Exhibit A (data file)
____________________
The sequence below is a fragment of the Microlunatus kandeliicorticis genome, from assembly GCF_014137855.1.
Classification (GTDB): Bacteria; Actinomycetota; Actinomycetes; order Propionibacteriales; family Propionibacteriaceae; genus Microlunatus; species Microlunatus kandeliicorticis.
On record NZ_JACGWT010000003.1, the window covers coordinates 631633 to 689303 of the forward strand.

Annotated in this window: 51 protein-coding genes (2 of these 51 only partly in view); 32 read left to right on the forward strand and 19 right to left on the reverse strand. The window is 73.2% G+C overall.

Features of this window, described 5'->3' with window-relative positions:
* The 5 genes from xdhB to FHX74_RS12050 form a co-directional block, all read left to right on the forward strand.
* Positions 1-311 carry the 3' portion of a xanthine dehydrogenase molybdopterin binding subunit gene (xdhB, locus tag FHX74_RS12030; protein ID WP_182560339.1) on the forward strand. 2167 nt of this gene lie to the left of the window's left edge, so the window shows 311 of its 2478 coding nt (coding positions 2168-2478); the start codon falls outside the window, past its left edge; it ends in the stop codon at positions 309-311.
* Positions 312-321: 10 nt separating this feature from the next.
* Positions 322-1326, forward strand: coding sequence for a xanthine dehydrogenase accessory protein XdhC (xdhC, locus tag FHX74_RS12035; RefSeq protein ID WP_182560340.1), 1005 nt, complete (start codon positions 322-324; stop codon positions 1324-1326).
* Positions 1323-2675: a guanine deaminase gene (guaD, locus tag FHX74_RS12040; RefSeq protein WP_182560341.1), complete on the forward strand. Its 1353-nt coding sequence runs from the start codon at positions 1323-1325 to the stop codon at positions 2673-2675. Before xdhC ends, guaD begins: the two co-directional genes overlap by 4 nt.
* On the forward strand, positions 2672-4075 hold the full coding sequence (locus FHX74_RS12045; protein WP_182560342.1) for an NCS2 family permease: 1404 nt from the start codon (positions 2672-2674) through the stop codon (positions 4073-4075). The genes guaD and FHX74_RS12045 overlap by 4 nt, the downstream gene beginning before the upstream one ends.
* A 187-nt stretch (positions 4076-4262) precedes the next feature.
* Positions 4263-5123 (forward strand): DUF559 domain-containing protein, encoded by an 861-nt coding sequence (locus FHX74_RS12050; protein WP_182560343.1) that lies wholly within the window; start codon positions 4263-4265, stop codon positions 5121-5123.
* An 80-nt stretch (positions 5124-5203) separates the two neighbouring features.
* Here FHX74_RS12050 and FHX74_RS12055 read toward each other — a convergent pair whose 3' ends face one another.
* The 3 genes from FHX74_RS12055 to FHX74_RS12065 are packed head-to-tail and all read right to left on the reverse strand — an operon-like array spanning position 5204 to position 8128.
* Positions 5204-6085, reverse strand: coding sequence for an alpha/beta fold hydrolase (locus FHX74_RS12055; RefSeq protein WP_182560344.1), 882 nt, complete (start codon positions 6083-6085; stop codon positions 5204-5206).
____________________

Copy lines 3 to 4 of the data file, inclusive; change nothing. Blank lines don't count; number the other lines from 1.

On record NZ_JACGWT010000003.1, the window covers coordinates 631633 to 689303 of the forward strand.

Annotated in this window: 51 protein-coding genes (2 of these 51 only partly in view); 32 read left to right on the forward strand and 19 right to left on the reverse strand. The window is 73.2% G+C overall.